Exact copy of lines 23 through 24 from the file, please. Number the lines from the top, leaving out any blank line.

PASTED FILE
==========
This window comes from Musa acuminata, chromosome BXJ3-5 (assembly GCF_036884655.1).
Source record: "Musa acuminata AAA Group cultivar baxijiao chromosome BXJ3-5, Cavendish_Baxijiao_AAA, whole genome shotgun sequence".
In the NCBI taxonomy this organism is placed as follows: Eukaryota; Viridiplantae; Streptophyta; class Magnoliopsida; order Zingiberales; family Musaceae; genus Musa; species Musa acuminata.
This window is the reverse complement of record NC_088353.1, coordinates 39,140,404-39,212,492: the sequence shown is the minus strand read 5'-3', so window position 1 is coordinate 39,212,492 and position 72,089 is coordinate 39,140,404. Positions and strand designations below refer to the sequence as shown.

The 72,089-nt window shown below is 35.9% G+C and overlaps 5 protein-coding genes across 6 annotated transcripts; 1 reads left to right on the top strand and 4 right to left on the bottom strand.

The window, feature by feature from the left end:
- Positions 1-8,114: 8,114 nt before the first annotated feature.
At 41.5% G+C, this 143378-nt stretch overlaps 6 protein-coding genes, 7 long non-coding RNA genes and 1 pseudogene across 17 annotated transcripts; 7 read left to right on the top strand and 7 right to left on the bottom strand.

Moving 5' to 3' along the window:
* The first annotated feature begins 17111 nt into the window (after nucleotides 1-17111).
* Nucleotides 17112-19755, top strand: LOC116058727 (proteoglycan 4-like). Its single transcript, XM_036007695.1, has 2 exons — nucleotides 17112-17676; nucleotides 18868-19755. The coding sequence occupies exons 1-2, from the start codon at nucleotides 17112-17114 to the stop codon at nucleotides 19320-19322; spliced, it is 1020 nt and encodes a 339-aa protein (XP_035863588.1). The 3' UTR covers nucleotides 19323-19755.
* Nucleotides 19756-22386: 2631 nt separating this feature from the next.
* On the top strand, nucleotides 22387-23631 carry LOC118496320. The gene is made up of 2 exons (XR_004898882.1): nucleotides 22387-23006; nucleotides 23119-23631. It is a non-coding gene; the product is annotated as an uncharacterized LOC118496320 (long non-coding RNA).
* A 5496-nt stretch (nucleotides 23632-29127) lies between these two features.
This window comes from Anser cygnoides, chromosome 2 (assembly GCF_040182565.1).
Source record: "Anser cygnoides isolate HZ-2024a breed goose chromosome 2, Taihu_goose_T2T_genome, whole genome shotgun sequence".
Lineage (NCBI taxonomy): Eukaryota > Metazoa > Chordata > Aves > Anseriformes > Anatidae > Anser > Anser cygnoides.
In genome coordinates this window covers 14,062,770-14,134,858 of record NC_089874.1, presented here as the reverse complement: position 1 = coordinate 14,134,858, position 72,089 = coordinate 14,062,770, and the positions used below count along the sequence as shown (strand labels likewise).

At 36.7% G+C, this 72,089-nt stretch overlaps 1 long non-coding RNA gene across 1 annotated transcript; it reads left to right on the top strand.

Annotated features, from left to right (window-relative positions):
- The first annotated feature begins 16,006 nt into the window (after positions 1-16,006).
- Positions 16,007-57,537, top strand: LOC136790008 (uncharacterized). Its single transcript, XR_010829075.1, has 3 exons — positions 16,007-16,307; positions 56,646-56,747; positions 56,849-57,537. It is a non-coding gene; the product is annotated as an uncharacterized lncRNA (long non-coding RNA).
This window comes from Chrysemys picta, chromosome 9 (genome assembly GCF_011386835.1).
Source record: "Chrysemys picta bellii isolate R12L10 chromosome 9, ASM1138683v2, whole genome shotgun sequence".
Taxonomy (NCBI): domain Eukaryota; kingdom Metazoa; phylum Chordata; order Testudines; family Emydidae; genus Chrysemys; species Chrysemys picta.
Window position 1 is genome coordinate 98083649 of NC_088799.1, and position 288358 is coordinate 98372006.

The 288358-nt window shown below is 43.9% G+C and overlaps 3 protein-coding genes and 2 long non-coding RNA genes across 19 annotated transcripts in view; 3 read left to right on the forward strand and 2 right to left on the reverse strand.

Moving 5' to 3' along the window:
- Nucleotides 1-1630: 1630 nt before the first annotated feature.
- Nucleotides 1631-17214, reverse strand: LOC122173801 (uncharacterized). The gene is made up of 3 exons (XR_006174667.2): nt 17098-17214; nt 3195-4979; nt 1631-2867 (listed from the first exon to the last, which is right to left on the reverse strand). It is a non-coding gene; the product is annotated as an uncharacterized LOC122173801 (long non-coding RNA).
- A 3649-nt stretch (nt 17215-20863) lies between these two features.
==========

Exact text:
This window comes from Chrysemys picta, chromosome 9 (genome assembly GCF_011386835.1).
Source record: "Chrysemys picta bellii isolate R12L10 chromosome 9, ASM1138683v2, whole genome shotgun sequence".